• As mentioned, breast milk that is stored or frozen might smell weird, but this is because of the enzyme lipase that can change the milk’s smell and taste.
  • For mommies, breast milk is considered liquid gold, so if you’re thawing your breast milk in a bowl of warm water, placing your breast milk bag inside a Ziploc bag is highly recommended, as leaks can happen occasionally. 

While some babies can drink cold milk straight out of the fridge, others won’t. So, it is advisable to check your baby first if they are willing to drink straight from the fridge. But if not, it would be best to warm it up a little before letting them have it.

Frequently Asked Questions (FAQs)

You might find some valuable answers below if you have additional questions about thawing breast milk correctly.

Can Babies Drink Cold Breast Milk?

Yes! It is safe for our babies to consume cold breast milk. However, many parents choose to warm their breast milk because it is one of the more traditional ways here in the Philippines. 

One of the reasons why most mommies out there love to warm their breast milk is that their babies usually consume breast milk at body temperature. 

In contrast, formula-fed babies are commonly fed with formulas at room temperature or straight out of the fridge.

More importantly, you must store your breast milk appropriately before your baby consumes it. 

Beyond that, your babies can enjoy one or two things, consuming slightly warmed breast milk straight from your nipples or having it served straight from the fridge for an added convenience during middle-of-the-night feeds for your little one.

How Long Does It Take To Thaw Breast Milk?

It depends on what method you are trying to use. 

If you want to do it naturally, you can thaw it for around 12 hours inside the fridge. I do not usually recommend you do it this way, as it takes longer to thaw your breast milk. 

However, it might not be the best idea because your baby might be fussy when they have already waited this long, which is why having a couple of breast milk already stored is highly recommended.

Based on my experience, the best way to thaw your breast milk is to let warm water run through cold breast milk.
Can warmed breast milk be refrigerated again? As mentioned, NEVER leave your breast milk to thaw at room temperature!

How Do You Warm Up Breast Milk Fast?

One of the easiest and fastest ways to warm breast milk is by placing your baby bottle or bag into a bowl of warm water. However, the temperature should not exceed more than 40 Celsius. 

Also, while some think warming your breast milk inside the microwave is a good idea, I suggest you stop. Warming your breast milk inside the microwave can overheat your milk, which is not ideal for babies. 
Do not reheat breast milk if it was previously warmed or thawed.

Is It Safe to Feed Babies Cold Milk?

Can babies drink cold breast milk? Of course! It is safe when bottle-feeding breast milk, even if it is cold.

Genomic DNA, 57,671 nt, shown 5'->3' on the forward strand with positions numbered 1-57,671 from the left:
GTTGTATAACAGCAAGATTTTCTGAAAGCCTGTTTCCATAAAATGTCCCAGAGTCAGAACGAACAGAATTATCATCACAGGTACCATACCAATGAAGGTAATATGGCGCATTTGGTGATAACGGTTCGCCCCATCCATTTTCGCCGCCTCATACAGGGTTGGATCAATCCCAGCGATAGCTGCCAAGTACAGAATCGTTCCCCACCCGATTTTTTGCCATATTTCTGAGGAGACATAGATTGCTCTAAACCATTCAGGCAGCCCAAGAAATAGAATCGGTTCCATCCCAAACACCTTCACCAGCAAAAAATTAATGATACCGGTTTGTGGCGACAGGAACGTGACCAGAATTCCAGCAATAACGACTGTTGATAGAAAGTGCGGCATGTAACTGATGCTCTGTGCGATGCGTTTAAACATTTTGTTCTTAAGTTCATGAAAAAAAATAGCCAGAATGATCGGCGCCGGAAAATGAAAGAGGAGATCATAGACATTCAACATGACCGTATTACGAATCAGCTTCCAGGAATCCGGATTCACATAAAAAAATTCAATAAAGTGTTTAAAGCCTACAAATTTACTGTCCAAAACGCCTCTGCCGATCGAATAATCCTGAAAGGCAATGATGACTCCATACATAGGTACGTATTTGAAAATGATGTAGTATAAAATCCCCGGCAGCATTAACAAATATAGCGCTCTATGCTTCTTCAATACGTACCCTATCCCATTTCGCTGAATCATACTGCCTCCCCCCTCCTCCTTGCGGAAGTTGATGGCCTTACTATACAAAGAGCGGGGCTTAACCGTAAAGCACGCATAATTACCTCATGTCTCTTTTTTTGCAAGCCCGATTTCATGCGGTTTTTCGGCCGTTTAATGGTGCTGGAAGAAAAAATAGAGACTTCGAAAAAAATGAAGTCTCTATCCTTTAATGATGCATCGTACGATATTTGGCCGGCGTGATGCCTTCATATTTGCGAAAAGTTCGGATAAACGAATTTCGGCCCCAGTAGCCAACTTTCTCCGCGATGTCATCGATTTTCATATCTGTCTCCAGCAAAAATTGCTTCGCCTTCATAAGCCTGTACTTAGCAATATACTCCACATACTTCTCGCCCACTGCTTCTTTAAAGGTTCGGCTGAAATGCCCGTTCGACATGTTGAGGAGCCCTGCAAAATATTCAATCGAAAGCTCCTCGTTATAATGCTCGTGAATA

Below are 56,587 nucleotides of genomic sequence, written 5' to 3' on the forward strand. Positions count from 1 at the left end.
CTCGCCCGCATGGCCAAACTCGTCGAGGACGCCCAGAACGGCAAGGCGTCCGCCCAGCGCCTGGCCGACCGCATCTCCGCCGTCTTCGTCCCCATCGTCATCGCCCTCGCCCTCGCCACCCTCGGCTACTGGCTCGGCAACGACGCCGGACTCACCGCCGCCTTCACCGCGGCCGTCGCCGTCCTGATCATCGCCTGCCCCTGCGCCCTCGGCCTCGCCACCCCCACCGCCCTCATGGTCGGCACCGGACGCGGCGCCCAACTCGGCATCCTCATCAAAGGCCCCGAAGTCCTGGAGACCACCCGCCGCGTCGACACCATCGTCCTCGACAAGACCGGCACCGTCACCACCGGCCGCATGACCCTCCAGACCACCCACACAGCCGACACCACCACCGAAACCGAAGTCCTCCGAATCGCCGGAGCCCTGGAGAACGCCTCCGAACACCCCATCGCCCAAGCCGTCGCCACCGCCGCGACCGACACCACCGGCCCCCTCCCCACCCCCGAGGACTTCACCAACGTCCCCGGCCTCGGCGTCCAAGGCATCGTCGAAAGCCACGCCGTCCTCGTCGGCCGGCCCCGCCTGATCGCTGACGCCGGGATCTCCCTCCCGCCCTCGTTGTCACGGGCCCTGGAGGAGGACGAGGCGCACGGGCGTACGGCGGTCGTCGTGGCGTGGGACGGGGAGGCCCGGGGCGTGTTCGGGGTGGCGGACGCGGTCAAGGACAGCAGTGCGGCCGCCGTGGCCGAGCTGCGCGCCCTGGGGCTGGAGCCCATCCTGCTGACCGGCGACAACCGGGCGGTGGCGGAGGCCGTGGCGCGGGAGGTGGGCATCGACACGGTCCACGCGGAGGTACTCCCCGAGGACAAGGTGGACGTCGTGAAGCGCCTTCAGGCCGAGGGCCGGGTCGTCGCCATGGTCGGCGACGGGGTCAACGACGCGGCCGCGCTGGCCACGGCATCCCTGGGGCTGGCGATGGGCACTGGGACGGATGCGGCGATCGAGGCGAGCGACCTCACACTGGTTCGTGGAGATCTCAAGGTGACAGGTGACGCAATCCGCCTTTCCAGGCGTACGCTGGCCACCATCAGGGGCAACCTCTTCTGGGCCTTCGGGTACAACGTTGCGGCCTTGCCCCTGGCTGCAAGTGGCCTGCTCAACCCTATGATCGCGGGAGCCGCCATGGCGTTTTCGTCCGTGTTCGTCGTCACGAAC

Before thawing your frozen breast milk, you can use it to soothe your teething baby’s gums by placing the frozen bag or bottle directly onto their gums. 
While many parents choose to warm their breast milk, it may pose more risks of overheating than your babies drinking them cold. Be sure to have the best mini fridge for breast milk to ensure it won’t go to waste!

How Long Can Cold Breast Milk Sit Out?

For how long does breast milk last after warming? Newly expressed breast milk can sit out for a maximum of four hours at room temperature or colder. 

But if you keep it inside the fridge, it will be okay for more than 24 hours. However, once thawed, the breast milk should be taken no more than 2 hours. 

In general, babies can either have warm or cold milk. But some babies aren’t as accepting as others, so monitoring them to see if they accept cold breast milk is important. 

It is a trial and error process, and if you happen to be out for work every day, it would be beneficial to introduce them slowly.

Conclusion

Whether you need a few bags to get to work or have a huge stockpile for emergencies, it is nice to know that our babies can still have breast milk even from afar. 

However, there are certain things you must do to prevent spoiling your precious breast milk. How you use and thaw your frozen breast milk is as important as how you would store and collect it. 

Regardless, it is important to ensure that our babies get the nutrition they need, even if we’re out for work. 

Our babies must also be safe and protected from all the harmful effects of consuming mishandled breast milk.

Nayna Llenos
Nayna Llenos

Hi, I’m Nayna!
I’ve always wanted to be a mother, and I’m lucky and blessed to have two wonderful children to care for and love.
Despite this blessing, there are times wherein I do wonder if I truly am the mother my children need. Am I giving them the right food, care, and discipline to them?
But that is the beauty of parenting — you grow along with your children as they flourish to be their wonderful selves!
I wish to share my experiences with motherhood and how these tips can help you in your parenting journey.
I hope my advices and experiences will prove useful to you and that you have a smooth and wonderful journey as a mother!